cartechboy (2660665) writes "Remember four years ago when Tesla's new headquarters in Palo Alto, California seemed like a big risk? Yeah, time flies and now the Silicon Valley startup is already running out of room. Apparently the electric-car maker is already looking for 200,000-300,000 square feet of office space in the lower Peninsula market. Part of the motivation is that the company would like to have employees closer to its Fremont factory, which is 20 miles from its current headquarters. With heavy traffic that journey can take up to an hour or more. While not looking to relocate its headquarters, Tesla's simply looking to expand its space. Meanwhile, we all eagerly await to hear if the Gigafactory will indeed end up being built in Nevada."

+ - How Facebook Sold You Krill Oil

Submitted by Anonymous Coward
An anonymous reader writes "With its trove of knowledge about the likes, histories and social connections of its 1.3 billion users worldwide, Facebook executives argue, it can help advertisers reach exactly the right audience and measure the impact of their ads — while also, like TV, conveying a broad brand message. Facebook, which made $1.5 billion in profit on $7.9 billion in revenue last year, sees particular value in promoting its TV-like qualities, given that advertisers spend $200 billion a year on that medium. “We want to hold ourselves accountable for delivering results,” said Carolyn Everson, Facebook’s vice president for global marketing solutions, in a recent interview. “Not smoke and mirrors, maybe it works, maybe it doesn’t.”"

+ - Haking a Mercedes to autonomous car with a soda can

Submitted by Petrut Malaescu
Petrut Malaescu (3748097) writes "Last year Mercedes introduced an intelligent Lane Assist system to it's S-class which is cataloged as a Level 1 "Function-specific Automation" aka "hands and feet always on the controls", but a clever(?) driver discovered that all it takes to turn his car up a notch, is a soda can that bypasses the steering wheel sensor which detects the drivers hands. The trick was picked up by Road & Track magazine and I agree that it's not a good idea to try this on a busy highway."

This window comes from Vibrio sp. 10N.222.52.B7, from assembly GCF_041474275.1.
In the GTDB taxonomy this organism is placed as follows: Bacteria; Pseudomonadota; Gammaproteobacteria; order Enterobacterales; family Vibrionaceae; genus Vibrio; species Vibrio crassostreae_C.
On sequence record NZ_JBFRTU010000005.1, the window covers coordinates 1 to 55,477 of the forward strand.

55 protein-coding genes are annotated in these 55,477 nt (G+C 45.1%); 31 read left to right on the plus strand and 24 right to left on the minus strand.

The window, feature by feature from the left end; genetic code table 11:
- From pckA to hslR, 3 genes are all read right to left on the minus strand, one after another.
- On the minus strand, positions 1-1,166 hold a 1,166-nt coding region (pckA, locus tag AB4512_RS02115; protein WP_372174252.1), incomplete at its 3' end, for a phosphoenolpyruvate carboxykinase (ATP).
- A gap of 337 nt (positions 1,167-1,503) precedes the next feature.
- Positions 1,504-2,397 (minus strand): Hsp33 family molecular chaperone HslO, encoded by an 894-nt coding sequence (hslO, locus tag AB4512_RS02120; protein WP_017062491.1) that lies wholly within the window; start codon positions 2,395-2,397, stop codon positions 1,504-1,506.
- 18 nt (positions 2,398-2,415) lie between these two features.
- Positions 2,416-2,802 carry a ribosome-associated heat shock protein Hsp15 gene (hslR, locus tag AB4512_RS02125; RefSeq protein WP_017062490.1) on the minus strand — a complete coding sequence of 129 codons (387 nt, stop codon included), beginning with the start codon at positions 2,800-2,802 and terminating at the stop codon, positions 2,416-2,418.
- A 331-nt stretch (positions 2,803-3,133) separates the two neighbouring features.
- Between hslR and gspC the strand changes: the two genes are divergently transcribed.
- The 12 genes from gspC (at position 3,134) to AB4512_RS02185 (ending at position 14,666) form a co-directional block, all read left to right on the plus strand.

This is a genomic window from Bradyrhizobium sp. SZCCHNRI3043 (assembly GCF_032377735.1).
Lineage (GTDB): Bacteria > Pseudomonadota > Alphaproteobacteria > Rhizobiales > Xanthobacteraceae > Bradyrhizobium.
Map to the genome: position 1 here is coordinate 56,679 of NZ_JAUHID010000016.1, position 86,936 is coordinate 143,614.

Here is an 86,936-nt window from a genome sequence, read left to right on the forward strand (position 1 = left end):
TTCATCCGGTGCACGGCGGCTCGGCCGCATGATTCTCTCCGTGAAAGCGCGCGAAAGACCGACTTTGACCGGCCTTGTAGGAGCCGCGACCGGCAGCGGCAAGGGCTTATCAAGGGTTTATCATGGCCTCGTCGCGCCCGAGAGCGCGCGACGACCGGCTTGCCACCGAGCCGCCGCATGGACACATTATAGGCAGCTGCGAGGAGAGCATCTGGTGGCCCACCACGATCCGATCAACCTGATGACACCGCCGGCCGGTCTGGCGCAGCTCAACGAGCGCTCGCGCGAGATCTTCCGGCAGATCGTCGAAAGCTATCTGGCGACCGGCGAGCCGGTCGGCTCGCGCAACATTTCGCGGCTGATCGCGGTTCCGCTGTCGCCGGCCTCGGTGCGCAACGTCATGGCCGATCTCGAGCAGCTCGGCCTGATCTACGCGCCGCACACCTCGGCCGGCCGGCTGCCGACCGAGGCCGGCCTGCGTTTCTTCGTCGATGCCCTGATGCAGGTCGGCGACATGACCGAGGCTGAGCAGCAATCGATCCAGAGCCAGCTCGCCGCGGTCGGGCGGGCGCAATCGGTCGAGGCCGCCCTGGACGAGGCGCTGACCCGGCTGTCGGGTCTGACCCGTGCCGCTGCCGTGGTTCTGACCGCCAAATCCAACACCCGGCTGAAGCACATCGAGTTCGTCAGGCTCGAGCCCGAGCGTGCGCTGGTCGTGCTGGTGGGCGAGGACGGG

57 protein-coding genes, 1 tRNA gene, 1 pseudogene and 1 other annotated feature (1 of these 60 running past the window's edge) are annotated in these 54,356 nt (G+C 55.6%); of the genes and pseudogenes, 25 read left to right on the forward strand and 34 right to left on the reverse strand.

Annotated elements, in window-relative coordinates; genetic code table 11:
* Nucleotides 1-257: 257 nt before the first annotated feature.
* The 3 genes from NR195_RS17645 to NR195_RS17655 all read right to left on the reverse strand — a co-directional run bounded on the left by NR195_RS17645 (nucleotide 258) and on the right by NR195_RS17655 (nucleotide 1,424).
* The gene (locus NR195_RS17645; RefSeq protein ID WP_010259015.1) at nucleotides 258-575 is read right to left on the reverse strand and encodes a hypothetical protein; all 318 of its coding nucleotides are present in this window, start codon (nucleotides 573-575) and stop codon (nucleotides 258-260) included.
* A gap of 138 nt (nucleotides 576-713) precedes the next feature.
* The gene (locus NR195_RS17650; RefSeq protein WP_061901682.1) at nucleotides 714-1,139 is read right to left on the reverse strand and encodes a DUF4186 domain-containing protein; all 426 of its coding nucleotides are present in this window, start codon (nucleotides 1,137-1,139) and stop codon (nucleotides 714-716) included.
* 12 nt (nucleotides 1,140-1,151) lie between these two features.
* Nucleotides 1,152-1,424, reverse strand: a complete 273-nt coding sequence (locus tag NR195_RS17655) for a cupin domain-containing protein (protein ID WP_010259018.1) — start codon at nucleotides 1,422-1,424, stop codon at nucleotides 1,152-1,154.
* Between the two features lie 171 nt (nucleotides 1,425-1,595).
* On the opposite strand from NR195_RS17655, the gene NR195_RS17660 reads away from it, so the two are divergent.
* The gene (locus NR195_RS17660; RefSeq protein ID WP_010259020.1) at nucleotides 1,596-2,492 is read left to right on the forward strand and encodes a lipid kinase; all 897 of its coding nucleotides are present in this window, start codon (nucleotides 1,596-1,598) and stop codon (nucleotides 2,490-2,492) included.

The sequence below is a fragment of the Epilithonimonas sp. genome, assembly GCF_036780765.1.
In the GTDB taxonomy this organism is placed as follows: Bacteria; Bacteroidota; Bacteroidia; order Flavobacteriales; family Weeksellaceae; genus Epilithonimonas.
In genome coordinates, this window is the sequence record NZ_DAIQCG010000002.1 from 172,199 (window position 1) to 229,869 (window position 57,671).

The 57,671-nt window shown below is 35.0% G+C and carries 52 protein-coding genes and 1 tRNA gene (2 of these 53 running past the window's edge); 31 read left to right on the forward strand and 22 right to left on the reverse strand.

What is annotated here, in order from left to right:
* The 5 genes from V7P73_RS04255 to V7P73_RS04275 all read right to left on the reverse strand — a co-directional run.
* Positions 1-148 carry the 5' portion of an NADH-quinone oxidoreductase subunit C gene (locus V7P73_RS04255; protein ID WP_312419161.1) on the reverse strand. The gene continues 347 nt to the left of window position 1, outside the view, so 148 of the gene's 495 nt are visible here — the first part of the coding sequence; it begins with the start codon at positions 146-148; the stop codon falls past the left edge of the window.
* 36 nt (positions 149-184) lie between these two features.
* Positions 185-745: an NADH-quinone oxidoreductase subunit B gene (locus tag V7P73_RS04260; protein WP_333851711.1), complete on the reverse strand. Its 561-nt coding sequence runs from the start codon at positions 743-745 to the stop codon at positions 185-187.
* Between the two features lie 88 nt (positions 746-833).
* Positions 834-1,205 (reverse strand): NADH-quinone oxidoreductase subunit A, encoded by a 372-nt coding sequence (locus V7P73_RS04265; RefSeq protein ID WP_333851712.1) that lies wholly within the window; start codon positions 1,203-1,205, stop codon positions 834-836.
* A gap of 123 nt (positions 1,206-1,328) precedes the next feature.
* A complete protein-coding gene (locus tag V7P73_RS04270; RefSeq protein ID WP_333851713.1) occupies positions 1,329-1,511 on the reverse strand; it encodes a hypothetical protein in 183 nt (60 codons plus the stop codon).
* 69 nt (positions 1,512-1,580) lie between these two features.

+ - Researchers Just Created The 'Holy Grail' For Battery Cells

Submitted by cartechboy
cartechboy (2660665) writes "Tesla says the future is electric cars, but many are skeptical that battery technology is advanced enough. It seems researchers just created pure lithium anode which is considered the 'holy grail' of battery tech. Existing lithium-ion batteries rely on the movement of lithium ions between the anode and cathode--and back--as the battery charges and discharges. While it's currently the best option for powering electric vehicles (and consumer electronics), there's room for improvement. The researchers at Stanford University just created that improvement. The pure lithium anode has the potential of boosting battery efficiency by a large margin over today's units. It proveds higher energy density, lighter weight and more power. A lithium anode would be ideal, but it's also unstable as the lithium expands during charging, causing cracks and fissures in the anode. Then lithium ions escape and battery life is reduced. That, and lithium anodes chemically react with the electrolyte, further reducing its life. Researchers fixed this issue with a carbon nanosphere arranged in a honeycomb structure. Is this the future? Did Standord's researchers just truly create the holy grail of battery technology?"

+ - How You Control Wheelspin At 1,100 MPH

Submitted by cartechboy
cartechboy (2660665) writes "We've covered the Bloodhound SSC before because it's being built to go at least 1,000 mph. That's just crazy. Throughout the car's development the team has kept us updated on how it's constructing and testing various components. The latest development has the team testing the wheels to ensure they won't explode at 1,100 mph. How do you test such a thing? You run the wheel up to 1,100 mph and see what happens, naturally. We know the record speed attempt will be live streamed for all to view, so if something catastrophic does happen, we'll know about it as it's happening. In the past we've learned about the Bloodhound SSC's anatomy, brakes, and engine. The team is clearly working hard to ensure both the driver's safety and the ability to control the car in case the worst happens. The question still remains: will the Bloodhound SSC actually break the speed record and hit 1,000 mph, safely?"

If all the world's economists were laid end to end, we wouldn't reach a conclusion. -- William Baumol